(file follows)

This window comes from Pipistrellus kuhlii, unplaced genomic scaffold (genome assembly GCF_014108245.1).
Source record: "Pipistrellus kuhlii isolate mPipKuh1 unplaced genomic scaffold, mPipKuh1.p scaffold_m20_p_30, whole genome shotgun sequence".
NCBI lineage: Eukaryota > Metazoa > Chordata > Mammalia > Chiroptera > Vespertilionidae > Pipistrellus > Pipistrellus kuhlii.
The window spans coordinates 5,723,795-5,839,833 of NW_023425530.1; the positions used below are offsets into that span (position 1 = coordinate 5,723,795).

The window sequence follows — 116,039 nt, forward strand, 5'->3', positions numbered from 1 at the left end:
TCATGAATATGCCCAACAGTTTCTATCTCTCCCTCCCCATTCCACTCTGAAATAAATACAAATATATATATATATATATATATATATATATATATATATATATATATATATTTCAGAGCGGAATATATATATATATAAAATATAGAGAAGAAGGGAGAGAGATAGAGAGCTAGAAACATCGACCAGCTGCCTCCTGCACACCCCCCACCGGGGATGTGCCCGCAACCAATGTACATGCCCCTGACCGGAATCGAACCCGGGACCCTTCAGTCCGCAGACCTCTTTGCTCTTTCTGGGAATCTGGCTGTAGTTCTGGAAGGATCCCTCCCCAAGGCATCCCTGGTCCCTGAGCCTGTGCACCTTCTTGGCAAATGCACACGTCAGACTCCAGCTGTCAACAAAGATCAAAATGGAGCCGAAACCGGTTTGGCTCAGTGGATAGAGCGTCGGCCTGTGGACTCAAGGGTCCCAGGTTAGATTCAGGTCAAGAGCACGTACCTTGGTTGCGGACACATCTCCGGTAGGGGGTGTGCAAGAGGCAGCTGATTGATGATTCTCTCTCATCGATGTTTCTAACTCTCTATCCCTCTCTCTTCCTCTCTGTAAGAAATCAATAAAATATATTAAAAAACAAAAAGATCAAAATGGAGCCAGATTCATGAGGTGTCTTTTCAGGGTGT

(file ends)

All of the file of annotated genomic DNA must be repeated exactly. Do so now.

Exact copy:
This window comes from Pipistrellus kuhlii, unplaced genomic scaffold (genome assembly GCF_014108245.1).
Source record: "Pipistrellus kuhlii isolate mPipKuh1 unplaced genomic scaffold, mPipKuh1.p scaffold_m20_p_30, whole genome shotgun sequence".
NCBI lineage: Eukaryota > Metazoa > Chordata > Mammalia > Chiroptera > Vespertilionidae > Pipistrellus > Pipistrellus kuhlii.
The window spans coordinates 5,723,795-5,839,833 of NW_023425530.1; the positions used below are offsets into that span (position 1 = coordinate 5,723,795).

The window sequence follows — 116,039 nt, forward strand, 5'->3', positions numbered from 1 at the left end:
TCATGAATATGCCCAACAGTTTCTATCTCTCCCTCCCCATTCCACTCTGAAATAAATACAAATATATATATATATATATATATATATATATATATATATATATATATATATTTCAGAGCGGAATATATATATATATAAAATATAGAGAAGAAGGGAGAGAGATAGAGAGCTAGAAACATCGACCAGCTGCCTCCTGCACACCCCCCACCGGGGATGTGCCCGCAACCAATGTACATGCCCCTGACCGGAATCGAACCCGGGACCCTTCAGTCCGCAGACCTCTTTGCTCTTTCTGGGAATCTGGCTGTAGTTCTGGAAGGATCCCTCCCCAAGGCATCCCTGGTCCCTGAGCCTGTGCACCTTCTTGGCAAATGCACACGTCAGACTCCAGCTGTCAACAAAGATCAAAATGGAGCCGAAACCGGTTTGGCTCAGTGGATAGAGCGTCGGCCTGTGGACTCAAGGGTCCCAGGTTAGATTCAGGTCAAGAGCACGTACCTTGGTTGCGGACACATCTCCGGTAGGGGGTGTGCAAGAGGCAGCTGATTGATGATTCTCTCTCATCGATGTTTCTAACTCTCTATCCCTCTCTCTTCCTCTCTGTAAGAAATCAATAAAATATATTAAAAAACAAAAAGATCAAAATGGAGCCAGATTCATGAGGTGTCTTTTCAGGGTGT